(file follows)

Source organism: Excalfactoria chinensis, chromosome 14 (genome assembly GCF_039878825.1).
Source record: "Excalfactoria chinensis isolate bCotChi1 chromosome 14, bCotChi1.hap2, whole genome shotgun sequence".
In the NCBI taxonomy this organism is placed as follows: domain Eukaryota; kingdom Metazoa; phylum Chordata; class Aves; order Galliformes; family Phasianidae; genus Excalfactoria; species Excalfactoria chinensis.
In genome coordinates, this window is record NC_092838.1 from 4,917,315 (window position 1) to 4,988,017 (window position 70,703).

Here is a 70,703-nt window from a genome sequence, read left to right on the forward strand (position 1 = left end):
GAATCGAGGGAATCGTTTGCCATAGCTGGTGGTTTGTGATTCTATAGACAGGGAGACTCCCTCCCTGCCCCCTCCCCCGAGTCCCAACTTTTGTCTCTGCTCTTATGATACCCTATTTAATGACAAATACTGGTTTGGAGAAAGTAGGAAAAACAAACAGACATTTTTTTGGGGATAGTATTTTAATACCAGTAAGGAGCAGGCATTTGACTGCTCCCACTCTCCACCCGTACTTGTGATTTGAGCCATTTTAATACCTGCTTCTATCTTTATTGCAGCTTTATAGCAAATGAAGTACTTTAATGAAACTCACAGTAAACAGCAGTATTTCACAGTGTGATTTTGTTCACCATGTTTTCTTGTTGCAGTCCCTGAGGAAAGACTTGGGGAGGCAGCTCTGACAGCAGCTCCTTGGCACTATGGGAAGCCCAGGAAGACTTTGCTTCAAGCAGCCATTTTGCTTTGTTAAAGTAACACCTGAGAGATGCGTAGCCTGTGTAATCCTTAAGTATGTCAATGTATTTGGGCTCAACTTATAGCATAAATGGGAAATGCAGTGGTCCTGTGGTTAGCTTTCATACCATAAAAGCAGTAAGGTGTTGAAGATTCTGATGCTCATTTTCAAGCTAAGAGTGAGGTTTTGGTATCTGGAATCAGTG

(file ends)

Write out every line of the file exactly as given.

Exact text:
Source organism: Excalfactoria chinensis, chromosome 14 (genome assembly GCF_039878825.1).
Source record: "Excalfactoria chinensis isolate bCotChi1 chromosome 14, bCotChi1.hap2, whole genome shotgun sequence".
In the NCBI taxonomy this organism is placed as follows: domain Eukaryota; kingdom Metazoa; phylum Chordata; class Aves; order Galliformes; family Phasianidae; genus Excalfactoria; species Excalfactoria chinensis.
In genome coordinates, this window is record NC_092838.1 from 4,917,315 (window position 1) to 4,988,017 (window position 70,703).

Here is a 70,703-nt window from a genome sequence, read left to right on the forward strand (position 1 = left end):
GAATCGAGGGAATCGTTTGCCATAGCTGGTGGTTTGTGATTCTATAGACAGGGAGACTCCCTCCCTGCCCCCTCCCCCGAGTCCCAACTTTTGTCTCTGCTCTTATGATACCCTATTTAATGACAAATACTGGTTTGGAGAAAGTAGGAAAAACAAACAGACATTTTTTTGGGGATAGTATTTTAATACCAGTAAGGAGCAGGCATTTGACTGCTCCCACTCTCCACCCGTACTTGTGATTTGAGCCATTTTAATACCTGCTTCTATCTTTATTGCAGCTTTATAGCAAATGAAGTACTTTAATGAAACTCACAGTAAACAGCAGTATTTCACAGTGTGATTTTGTTCACCATGTTTTCTTGTTGCAGTCCCTGAGGAAAGACTTGGGGAGGCAGCTCTGACAGCAGCTCCTTGGCACTATGGGAAGCCCAGGAAGACTTTGCTTCAAGCAGCCATTTTGCTTTGTTAAAGTAACACCTGAGAGATGCGTAGCCTGTGTAATCCTTAAGTATGTCAATGTATTTGGGCTCAACTTATAGCATAAATGGGAAATGCAGTGGTCCTGTGGTTAGCTTTCATACCATAAAAGCAGTAAGGTGTTGAAGATTCTGATGCTCATTTTCAAGCTAAGAGTGAGGTTTTGGTATCTGGAATCAGTG